Bill Beekman: Decision to cut MSU's swim program won't change after $32M gift

Matt Charboneau
The Detroit News
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Michigan State athletics was celebrating Friday the $32 million gift it received from former basketball player and United Wholesale Mortgage president and CEO Mat Ishbia, but that influx of money will have no effect on the fate of the swimming and diving program.

Michigan State athletic director Bill Beekman announced in October that the university would be eliminating men's and women's swimming and diving. He cited financial and infrastructure reasons. It's the first sport eliminated by Michigan State in nearly 20 years.

On Friday, Beekman reiterated the plans to cut the swimming and diving programs had not changed.

Michigan State announced in October it was cutting men's and women's swimming and diving at the end of this season.

“As Mat so eloquently said, part of his vision has been to affect all of our student-athletes, past, present and future,” Beekman said. “So for our swimming student-athletes that either are currently with us and decide to stay with us to finish their degrees, the Spartan For Life fund and program that we're starting will obviously be of great benefit to all student-athletes, including our swimmers and divers.

“But fundamentally, our decision to end the program at the end of this season remains.”

While the bulk of Ishbia’s donation ($20 million) is going toward expansion of the Skandalaris Football Center to include improving the football auditorium, expanding the weight room and creating new player lockers, informal meeting spaces as well as a dining and nutrition area, another $2 million will help create the Spartan For Life Fund focused on leadership and career development to serve as a springboard for all student-athletes to find employment after graduation and to assist with life-long career opportunities.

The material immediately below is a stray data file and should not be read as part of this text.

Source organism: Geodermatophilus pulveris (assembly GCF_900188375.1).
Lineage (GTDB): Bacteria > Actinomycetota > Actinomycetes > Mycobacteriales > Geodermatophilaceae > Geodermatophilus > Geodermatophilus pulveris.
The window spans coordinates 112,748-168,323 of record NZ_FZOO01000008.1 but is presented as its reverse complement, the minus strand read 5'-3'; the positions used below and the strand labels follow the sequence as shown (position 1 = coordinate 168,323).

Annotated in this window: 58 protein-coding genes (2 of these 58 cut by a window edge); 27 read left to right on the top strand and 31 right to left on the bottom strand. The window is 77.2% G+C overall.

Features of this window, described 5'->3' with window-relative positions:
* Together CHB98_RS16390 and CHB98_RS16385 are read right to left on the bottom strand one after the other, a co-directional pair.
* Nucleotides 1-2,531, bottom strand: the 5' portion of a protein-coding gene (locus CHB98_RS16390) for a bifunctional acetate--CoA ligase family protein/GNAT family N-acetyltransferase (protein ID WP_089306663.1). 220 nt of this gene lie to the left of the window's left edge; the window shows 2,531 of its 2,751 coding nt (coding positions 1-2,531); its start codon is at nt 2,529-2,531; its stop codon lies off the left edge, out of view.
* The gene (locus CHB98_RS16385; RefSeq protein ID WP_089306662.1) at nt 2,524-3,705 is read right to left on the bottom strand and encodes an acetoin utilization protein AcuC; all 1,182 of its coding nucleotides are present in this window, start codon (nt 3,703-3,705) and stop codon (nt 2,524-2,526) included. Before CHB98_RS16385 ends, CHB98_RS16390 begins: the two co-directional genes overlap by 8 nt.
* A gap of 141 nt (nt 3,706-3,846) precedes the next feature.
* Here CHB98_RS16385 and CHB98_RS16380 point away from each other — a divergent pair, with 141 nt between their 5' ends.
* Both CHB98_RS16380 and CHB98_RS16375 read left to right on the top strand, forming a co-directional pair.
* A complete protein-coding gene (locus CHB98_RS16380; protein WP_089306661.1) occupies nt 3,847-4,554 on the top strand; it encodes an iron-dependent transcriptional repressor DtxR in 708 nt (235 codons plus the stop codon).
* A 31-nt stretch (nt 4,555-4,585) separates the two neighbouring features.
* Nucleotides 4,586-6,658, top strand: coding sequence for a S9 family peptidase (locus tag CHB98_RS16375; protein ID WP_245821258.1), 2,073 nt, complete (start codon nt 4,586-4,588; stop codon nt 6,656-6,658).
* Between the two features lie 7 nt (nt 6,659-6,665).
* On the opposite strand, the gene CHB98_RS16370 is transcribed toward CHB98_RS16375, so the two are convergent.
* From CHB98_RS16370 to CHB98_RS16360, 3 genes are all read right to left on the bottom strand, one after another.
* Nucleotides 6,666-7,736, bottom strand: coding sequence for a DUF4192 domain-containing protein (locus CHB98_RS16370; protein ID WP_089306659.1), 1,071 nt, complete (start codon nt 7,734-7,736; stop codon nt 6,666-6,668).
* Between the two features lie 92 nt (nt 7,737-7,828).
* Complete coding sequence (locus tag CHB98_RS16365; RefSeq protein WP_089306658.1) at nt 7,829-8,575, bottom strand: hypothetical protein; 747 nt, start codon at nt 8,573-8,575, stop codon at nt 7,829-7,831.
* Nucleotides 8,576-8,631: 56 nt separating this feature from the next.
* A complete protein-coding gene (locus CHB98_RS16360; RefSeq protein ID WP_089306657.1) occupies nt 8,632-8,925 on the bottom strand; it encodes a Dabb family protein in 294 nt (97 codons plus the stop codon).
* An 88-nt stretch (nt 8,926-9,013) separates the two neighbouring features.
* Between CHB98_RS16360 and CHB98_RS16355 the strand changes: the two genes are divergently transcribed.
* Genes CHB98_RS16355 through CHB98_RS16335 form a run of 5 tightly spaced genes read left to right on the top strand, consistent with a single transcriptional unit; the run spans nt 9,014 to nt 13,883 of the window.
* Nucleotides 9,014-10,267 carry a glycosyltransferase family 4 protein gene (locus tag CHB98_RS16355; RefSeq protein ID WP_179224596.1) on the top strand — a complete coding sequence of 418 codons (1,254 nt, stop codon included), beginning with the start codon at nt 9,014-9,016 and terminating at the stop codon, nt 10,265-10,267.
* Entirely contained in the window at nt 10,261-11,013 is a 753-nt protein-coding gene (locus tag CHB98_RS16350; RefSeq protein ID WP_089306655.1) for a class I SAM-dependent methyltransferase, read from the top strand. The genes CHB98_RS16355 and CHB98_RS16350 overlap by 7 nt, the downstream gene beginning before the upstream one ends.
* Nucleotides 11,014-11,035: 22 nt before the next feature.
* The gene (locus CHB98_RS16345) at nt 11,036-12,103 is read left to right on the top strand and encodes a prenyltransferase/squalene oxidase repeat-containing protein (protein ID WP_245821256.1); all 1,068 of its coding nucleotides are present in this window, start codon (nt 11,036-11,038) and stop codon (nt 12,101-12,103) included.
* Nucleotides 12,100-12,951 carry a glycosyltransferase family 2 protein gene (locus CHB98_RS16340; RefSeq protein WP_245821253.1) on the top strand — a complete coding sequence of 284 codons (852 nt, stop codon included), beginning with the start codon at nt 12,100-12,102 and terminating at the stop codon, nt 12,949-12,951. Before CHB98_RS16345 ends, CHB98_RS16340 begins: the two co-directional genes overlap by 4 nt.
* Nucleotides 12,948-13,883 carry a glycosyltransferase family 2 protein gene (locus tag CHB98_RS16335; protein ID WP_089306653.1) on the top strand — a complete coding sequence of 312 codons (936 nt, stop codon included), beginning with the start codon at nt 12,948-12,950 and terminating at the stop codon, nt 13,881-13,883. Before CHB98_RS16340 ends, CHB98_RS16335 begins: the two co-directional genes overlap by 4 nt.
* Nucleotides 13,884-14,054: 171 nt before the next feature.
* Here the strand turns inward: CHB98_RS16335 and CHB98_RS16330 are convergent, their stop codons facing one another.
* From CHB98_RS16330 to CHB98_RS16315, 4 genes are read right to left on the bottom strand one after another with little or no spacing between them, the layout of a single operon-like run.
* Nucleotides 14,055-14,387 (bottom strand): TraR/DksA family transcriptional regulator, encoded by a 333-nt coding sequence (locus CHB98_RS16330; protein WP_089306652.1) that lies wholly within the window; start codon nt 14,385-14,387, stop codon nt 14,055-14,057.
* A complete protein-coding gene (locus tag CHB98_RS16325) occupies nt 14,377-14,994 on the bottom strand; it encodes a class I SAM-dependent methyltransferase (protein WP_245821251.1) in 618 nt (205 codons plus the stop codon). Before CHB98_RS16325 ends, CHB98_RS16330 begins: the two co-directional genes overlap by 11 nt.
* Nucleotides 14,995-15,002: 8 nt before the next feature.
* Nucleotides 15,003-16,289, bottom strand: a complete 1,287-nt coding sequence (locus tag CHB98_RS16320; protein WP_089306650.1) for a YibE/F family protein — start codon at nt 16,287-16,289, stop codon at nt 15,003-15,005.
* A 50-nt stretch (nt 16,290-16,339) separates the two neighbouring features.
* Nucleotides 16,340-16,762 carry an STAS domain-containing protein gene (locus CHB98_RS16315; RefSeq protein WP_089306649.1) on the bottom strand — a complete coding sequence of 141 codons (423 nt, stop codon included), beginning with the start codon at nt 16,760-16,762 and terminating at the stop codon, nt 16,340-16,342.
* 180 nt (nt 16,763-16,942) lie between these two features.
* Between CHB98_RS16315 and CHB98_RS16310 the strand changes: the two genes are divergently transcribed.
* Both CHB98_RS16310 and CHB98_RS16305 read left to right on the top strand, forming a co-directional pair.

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“I want to make sure this gift touches every student-athlete at Michigan State, and it's not only current, but past, present and future,” Ishbia said. “That’s what the Spartan For Life program is all about. There's so many great Spartan owners or companies or people that are hiring, and we need to connect the student-athletes. So, there’s been a lot of time really making sure that, if you're a student-athlete at Michigan State, we’re going to make sure we connect you to wherever you are in the country.

“We have a great network of people, and we're going to make sure that everyone's connected and we're going to really spend a lot of time on that because once you become a Spartan, you're part of the family.”

Another $2 million was allocated for the men’s basketball program, leaving roughly $8 million of “excess money” that the athletic department will use at its discretion.

“Athletic director Bill Beekman, who is a huge part of this -- and I finally felt like there's a leader in the athletic department -- he says, ‘Let's think about long term. Let's win long term,’” Ishbia said. “I'm proud that there's going to be millions and millions of dollars left for him and Coach Izzo and Trustee (Brian) Mosallam to be able to make an impact on all sports. Whether it's the women's soccer team, the men's baseball team, whatever it is, we want to make sure we can make an impact on every student-athlete here at Michigan State.

“I’m hoping that the gift is large enough that we can make a contribution of football, basketball, the Spartan For Life Fund, but then all sports, and I'm proud of that opportunity to really feel like I've impacted all student-athletes at Michigan State.”

The swimming and diving programs are currently competing in their final seasons and have been pushing the university to reconsider. And while it doesn’t sound like there’s any plans to do so, there is some hope for the program.

Last month, 11 current Michigan State female swimmers filed a lawsuit in federal court, alleging the university is breaking the spirit of Title IX legislation. They want a judge to issue an injunction to keep the program afloat beyond this season.

There is precedent for such a move. In 2019, a judge ordered Eastern Michigan to reinstate women's tennis.

mcharboneau@detroitnews.com

Twitter: @mattcharboneau

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